The endogenous FRG1 protein is both nuclear and cytoplasmic 3 (Figures 1 and S2) while most of the detectable overexpressed FRG1 is nuclear and strongly nucleolar (Figures 2B, S1– S3) 9, 11. Therefore, transient transfections of mutant FRG1 expression constructs can be used to determine the nuclear and nucleolar localization requirements for FRG1. The in silico predicted NLSs of FRG1 (NLS1, amino acids 22–25 and NLS2, amino acids 29–32; bipartite NLS, amino acids 253–261) were proven to be functional for its nuclear and nucleolar localization 11. To better characterize these signals, more specific deletion and substitution mutants were generated and fused to a VSV (Vesicular Stomatitis Virus) epitope tag for visualization, including those specifically lacking the first NLS (ΔNLS1), the second NLS (ΔNLS2), or both (Figure 2A). All constructs were transiently transfected into COS-1 cells and the percent of cells showing cytoplasmic VSV-FRG1 localization (as represented in Figure 2D) was determined for each transfected FRG1 mutant by ICC visualizing the VSV tag (summarized in Figure 2E). The full-length VSV-FRG1 showed a similar localization as described previously11, in the nucleoplasm and more prominently in nucleoli, Cajal bodies and speckles, and devoid of detectable cytoplasmic staining (Figure 2B). FRG1 ΔNLS1 still localized to the nucleus while 43% of the FRG1 ΔNLS2 expressing cells showed the cytoplasmic localization (as per example shown in Figure 2D). However, when both NLSs were deleted, 90% of the cells showed cytoplasmic FRG1 indicating their synergistic effect on FRG1 localization and showing a major role for NLS2 in the nuclear localization of FRG1, which can partly be taken over by NLS1.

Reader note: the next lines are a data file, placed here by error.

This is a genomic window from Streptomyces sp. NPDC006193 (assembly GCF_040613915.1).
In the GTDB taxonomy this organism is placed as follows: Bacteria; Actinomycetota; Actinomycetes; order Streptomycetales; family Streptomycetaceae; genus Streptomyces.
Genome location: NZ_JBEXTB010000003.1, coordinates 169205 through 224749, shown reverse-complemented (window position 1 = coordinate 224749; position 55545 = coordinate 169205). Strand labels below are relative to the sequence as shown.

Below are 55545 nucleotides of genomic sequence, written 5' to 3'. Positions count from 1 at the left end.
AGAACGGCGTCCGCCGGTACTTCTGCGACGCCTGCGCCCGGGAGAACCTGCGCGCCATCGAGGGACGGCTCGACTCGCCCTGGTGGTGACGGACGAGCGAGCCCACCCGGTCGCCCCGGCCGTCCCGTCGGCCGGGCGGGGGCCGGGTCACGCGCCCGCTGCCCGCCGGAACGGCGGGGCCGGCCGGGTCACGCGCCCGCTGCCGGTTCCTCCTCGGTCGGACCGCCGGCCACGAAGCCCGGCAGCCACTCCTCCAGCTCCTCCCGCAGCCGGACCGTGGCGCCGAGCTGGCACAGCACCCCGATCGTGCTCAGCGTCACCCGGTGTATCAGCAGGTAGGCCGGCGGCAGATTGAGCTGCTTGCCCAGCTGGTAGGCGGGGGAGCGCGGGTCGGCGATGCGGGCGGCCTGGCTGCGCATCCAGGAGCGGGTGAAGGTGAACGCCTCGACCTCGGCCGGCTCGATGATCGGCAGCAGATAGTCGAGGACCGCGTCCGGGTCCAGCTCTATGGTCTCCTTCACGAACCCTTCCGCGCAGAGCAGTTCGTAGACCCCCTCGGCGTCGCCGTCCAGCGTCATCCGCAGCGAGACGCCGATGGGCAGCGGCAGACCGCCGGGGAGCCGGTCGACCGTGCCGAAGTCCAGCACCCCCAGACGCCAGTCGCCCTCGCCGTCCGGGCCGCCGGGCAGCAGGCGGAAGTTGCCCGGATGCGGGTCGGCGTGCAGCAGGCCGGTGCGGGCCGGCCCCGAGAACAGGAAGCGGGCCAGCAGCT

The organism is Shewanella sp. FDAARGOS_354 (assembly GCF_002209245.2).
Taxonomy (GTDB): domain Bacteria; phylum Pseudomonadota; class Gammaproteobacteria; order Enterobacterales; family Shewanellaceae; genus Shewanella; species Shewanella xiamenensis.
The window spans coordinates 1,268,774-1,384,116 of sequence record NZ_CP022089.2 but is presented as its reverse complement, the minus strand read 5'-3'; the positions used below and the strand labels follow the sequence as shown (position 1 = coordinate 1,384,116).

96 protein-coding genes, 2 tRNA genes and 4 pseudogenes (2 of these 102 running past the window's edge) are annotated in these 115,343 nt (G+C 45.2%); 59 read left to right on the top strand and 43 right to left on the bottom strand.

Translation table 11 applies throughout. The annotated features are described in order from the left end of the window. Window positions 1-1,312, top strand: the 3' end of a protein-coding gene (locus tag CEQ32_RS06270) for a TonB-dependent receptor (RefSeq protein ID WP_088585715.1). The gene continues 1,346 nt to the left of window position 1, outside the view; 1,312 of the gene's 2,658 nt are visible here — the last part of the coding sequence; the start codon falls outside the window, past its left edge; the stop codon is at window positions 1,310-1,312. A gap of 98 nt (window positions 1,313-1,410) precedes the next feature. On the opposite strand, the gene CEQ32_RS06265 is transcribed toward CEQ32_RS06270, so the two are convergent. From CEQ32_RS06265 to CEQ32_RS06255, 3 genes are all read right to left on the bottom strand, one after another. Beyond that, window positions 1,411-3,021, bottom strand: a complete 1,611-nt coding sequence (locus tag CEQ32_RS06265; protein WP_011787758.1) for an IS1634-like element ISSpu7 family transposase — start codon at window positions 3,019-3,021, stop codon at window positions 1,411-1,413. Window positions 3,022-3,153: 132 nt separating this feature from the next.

NLS function can be regulated through the phosphorylation of adjacent amino acids 31, 32 and FRG1 NLS1 is flanked by serine (S) residues [S(21)KKKKS(26)] that might be subject to phosphorylation. Therefore we generated mutants in which the S21 and/or S26 was substituted with an alanine (A) to mimic the unphosphorylated form or aspartic acid (D) to mimic the phosphorylated form, in all different combinations with the deletion variants. Compared to FRG1 ΔNLS2 alone, an alanine substitution for either one of the serines flanking NLS1 (S21A or S26A) does not affect the cytoplasmic localization of FRG1 ΔNLS2. Interestingly, the function of NLS1 is dramatically enhanced when both adjacent serine residues were mimicking the “unphosphorylated” form (S21A,S26A,ΔNLS2) and perturbed when mimicking the “phosphorylated” form (S21D,S26D,ΔNLS2). These experiments demonstrate an increase in cytoplasmic localization of FRG1 upon the deletion of NLS2 and suggest a phosphorylation-dependent functionality of NLS1.